Well, this sounds familiar: A handful of men withdrew from a "groundbreaking" University of Edinburgh study on male birth control because it gave them mood swings.
OK, to be fair, it's a little more complicated than that.
The contraceptive — a cocktail of hormones administered as an injection — was proven to be about 96 percent effective among the 320 male participants. (For comparison, the hormonal birth control pill that women know and
love put up with has a 99.9 percent success rate when used correctly.)
But despite its decent results, the research was abandoned after 1,491 "adverse events" were reported by the men throughout the course of the study — even though 38.8 percent of those events weren't related to the contraception, and the adverse events that *were* connected to it were expected and noted in the study's consent form, the researchers explained.
Plus, out of those adverse effects, 91 percent were classified as "mild," while 99 percent were "mild or moderate." The most serious adverse effect throughout the course of the study was a suicide, but it was deemed unrelated to the contraception after the the victim's family reported that he ended his life after being unable to cope with his "academic pressure."
One case of depression was also reported and assessed as "probably" related to the study, and 20 other men discontinued the study due to product-related side effects including the aforementioned mood swings as well as "acne, pain or panic at first injection, palpitations, hypertension, and erectile dysfunction."
After this study came out, some mocked men for being too weak to handle birth control, while others argued that the side effects are nothing to joke about.
As for us, we're not about to put anyone down, especially since these men were taking part in a study to help us learn more about a drug that could be really, really great one day, if/when its kinks are worked out. But we are frustrated that these men's complaints (about an experimental drug, nonetheless) were taken seriously immediately, while women's complaints about hormonal birth control have been ignored for DECADES.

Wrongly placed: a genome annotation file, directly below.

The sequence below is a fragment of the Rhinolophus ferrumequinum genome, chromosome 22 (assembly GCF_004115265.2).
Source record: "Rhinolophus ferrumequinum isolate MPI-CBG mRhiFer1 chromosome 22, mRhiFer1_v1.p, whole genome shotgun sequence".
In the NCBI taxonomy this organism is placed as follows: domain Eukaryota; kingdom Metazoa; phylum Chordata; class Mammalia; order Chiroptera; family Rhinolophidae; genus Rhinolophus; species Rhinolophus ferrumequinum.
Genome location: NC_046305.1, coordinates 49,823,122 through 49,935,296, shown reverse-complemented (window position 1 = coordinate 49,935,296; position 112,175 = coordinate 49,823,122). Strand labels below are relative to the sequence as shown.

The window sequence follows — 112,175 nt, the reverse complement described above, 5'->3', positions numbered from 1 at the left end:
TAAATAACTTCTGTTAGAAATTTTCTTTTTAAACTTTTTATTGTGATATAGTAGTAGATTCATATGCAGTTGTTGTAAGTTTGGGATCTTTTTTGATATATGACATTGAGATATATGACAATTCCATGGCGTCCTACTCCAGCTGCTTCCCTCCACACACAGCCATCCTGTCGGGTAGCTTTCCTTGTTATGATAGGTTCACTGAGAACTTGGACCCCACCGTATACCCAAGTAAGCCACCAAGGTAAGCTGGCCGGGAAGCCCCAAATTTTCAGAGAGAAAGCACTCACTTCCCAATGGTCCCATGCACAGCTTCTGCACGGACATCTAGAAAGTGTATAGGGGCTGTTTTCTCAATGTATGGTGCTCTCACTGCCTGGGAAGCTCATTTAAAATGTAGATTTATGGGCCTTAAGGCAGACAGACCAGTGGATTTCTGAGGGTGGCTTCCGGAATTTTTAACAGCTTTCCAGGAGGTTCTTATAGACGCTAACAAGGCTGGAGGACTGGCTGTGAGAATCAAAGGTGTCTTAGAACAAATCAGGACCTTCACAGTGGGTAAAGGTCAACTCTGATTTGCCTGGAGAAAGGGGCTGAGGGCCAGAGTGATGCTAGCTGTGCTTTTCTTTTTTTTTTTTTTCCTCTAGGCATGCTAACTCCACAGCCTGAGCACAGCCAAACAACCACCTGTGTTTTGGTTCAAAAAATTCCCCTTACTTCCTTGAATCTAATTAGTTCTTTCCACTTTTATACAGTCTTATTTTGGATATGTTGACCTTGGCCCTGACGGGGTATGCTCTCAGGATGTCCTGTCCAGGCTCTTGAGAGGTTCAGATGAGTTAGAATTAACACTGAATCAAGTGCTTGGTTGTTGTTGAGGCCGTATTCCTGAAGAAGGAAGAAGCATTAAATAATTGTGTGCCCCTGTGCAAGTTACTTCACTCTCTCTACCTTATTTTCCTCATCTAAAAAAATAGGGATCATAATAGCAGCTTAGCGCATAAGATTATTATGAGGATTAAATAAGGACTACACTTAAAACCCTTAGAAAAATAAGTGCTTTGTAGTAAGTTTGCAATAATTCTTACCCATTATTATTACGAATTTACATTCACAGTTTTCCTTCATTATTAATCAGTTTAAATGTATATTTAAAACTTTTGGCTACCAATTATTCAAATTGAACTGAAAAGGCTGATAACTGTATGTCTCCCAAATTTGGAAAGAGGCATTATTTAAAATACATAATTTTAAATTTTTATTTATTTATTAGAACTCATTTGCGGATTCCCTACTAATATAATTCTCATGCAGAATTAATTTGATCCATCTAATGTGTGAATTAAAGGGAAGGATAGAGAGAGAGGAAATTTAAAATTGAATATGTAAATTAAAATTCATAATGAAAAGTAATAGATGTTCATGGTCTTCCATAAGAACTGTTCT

As Broadly noted in a comprehensive look at the evolution of female birth control, not only have hormonal contraceptives recently been linked to depression, but the way they were developed around the mid-20th century is undeniably sexist and racist.
You should read the entire piece over at Broadly, but here's a quick preview:
- Since contraception was illegal in most states in the early to mid-1900s (and because most American women back then weren't willing to put up with side effects like blood clots, bloating, and mood swings), researchers forced mentally ill women and female medical students in Puerto Rico to take the pills WITHOUT telling them what exactly they were taking.
- When the first version of hormonal birth control was finally approved by the FDA in 1960, it was rejected by men because it resulted in too many negative side effects (uh, probably because it contained TEN TIMES the amount of hormones needed to prevent pregnancy). "It was believed women would tolerate side effects better than men, who demanded a better quality of life," Broadly reported.
Female birth control *has* gotten a bit better over time, in terms of reducing the amount of negative side effects women experience, but we still have a ways to go. At least we have options nowadays — or at least until Donald Trump is inaugurated.